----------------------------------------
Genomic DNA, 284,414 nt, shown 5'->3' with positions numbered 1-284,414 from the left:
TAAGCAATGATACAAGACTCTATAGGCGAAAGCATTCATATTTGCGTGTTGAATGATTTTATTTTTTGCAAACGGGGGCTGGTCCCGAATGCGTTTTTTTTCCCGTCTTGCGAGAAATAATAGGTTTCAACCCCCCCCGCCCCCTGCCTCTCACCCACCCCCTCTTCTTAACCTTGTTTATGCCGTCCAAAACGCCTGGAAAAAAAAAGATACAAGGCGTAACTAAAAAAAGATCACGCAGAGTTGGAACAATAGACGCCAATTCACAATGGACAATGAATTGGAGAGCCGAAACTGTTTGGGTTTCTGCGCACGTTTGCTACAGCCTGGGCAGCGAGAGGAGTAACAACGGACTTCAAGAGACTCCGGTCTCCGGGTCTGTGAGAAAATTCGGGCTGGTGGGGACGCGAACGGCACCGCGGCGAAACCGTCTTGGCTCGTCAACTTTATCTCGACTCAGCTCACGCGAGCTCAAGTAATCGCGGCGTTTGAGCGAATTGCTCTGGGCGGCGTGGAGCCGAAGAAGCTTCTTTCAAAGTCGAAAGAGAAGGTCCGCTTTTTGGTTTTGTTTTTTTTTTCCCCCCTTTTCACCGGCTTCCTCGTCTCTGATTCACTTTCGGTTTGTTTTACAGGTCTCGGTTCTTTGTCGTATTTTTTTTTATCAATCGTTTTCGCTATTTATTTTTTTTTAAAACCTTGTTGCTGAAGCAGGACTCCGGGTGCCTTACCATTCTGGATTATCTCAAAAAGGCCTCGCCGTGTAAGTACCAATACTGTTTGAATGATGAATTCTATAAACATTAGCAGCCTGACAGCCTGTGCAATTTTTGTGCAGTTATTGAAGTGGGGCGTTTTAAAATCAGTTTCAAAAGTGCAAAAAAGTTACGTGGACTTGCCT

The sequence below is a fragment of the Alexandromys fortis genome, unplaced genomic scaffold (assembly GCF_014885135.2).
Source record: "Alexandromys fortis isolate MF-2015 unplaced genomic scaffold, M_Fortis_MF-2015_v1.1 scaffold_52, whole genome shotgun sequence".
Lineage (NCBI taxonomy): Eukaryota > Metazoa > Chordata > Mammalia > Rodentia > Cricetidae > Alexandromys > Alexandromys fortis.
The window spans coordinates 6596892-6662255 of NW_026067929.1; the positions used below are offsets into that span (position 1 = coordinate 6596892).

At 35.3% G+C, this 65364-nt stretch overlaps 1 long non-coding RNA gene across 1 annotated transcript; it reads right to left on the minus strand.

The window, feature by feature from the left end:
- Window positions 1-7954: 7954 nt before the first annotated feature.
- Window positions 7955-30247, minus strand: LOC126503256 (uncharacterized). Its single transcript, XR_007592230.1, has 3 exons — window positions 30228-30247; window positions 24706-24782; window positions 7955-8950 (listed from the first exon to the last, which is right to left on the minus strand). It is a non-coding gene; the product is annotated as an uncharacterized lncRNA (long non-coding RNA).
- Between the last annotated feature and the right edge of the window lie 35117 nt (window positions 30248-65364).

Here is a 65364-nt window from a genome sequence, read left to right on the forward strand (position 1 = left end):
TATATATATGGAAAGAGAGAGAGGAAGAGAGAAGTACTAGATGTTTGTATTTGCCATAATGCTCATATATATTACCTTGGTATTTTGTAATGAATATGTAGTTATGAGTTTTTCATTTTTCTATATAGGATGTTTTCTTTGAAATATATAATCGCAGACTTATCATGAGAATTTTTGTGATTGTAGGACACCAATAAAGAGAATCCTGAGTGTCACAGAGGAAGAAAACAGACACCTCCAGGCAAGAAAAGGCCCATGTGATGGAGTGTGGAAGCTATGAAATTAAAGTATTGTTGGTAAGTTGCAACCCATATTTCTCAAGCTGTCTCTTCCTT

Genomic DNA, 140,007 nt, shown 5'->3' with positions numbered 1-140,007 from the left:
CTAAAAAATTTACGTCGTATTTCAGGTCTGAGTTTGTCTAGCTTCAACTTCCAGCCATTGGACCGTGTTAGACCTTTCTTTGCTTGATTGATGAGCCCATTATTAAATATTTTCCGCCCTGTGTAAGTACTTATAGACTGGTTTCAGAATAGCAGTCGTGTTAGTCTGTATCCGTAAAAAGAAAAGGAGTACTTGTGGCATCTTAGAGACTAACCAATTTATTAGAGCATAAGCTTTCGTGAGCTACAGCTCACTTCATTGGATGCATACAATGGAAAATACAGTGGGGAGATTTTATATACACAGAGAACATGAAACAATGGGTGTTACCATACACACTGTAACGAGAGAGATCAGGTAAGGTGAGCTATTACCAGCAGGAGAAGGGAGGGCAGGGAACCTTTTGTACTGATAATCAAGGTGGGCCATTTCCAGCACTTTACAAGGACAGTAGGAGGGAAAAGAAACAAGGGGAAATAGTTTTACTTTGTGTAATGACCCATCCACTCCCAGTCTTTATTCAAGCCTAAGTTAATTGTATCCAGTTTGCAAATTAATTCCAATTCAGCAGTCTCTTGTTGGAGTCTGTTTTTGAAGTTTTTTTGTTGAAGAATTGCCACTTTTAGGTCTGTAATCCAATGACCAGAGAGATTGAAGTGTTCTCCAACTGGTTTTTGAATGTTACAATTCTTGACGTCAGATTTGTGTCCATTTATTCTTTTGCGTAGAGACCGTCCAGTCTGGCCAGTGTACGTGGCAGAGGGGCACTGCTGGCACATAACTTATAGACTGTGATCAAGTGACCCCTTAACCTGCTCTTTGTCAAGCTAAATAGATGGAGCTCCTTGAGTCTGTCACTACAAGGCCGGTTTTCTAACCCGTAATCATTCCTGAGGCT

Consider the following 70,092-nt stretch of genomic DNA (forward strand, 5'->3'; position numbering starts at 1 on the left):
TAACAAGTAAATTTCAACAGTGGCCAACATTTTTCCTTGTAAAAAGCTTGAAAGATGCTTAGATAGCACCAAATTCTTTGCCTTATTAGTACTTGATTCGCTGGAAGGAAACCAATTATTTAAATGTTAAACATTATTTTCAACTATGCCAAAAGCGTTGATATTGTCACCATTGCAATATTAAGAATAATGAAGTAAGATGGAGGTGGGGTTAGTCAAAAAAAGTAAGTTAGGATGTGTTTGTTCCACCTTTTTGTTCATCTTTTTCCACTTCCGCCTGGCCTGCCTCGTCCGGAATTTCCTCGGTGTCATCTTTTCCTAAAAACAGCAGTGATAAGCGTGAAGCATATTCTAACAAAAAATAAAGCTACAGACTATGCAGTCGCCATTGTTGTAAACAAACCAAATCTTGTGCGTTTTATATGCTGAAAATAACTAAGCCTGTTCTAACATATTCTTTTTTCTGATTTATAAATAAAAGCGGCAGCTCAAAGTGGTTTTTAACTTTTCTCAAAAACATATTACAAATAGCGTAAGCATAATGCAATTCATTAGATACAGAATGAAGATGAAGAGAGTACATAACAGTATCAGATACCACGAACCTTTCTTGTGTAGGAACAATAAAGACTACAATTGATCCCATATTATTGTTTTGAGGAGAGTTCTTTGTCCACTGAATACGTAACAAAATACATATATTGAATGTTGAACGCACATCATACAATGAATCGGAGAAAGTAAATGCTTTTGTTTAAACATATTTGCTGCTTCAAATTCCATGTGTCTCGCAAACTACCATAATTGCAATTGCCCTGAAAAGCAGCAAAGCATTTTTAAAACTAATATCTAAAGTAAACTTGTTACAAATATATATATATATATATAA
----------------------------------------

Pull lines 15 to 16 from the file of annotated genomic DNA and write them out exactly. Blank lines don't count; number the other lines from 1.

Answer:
CTAAAAAATTTACGTCGTATTTCAGGTCTGAGTTTGTCTAGCTTCAACTTCCAGCCATTGGACCGTGTTAGACCTTTCTTTGCTTGATTGATGAGCCCATTATTAAATATTTTCCGCCCTGTGTAAGTACTTATAGACTGGTTTCAGAATAGCAGTCGTGTTAGTCTGTATCCGTAAAAAGAAAAGGAGTACTTGTGGCATCTTAGAGACTAACCAATTTATTAGAGCATAAGCTTTCGTGAGCTACAGCTCACTTCATTGGATGCATACAATGGAAAATACAGTGGGGAGATTTTATATACACAGAGAACATGAAACAATGGGTGTTACCATACACACTGTAACGAGAGAGATCAGGTAAGGTGAGCTATTACCAGCAGGAGAAGGGAGGGCAGGGAACCTTTTGTACTGATAATCAAGGTGGGCCATTTCCAGCACTTTACAAGGACAGTAGGAGGGAAAAGAAACAAGGGGAAATAGTTTTACTTTGTGTAATGACCCATCCACTCCCAGTCTTTATTCAAGCCTAAGTTAATTGTATCCAGTTTGCAAATTAATTCCAATTCAGCAGTCTCTTGTTGGAGTCTGTTTTTGAAGTTTTTTTGTTGAAGAATTGCCACTTTTAGGTCTGTAATCCAATGACCAGAGAGATTGAAGTGTTCTCCAACTGGTTTTTGAATGTTACAATTCTTGACGTCAGATTTGTGTCCATTTATTCTTTTGCGTAGAGACCGTCCAGTCTGGCCAGTGTACGTGGCAGAGGGGCACTGCTGGCACATAACTTATAGACTGTGATCAAGTGACCCCTTAACCTGCTCTTTGTCAAGCTAAATAGATGGAGCTCCTTGAGTCTGTCACTACAAGGCCGGTTTTCTAACCCGTAATCATTCCTGAGGCT

Consider the following 70,092-nt stretch of genomic DNA (forward strand, 5'->3'; position numbering starts at 1 on the left):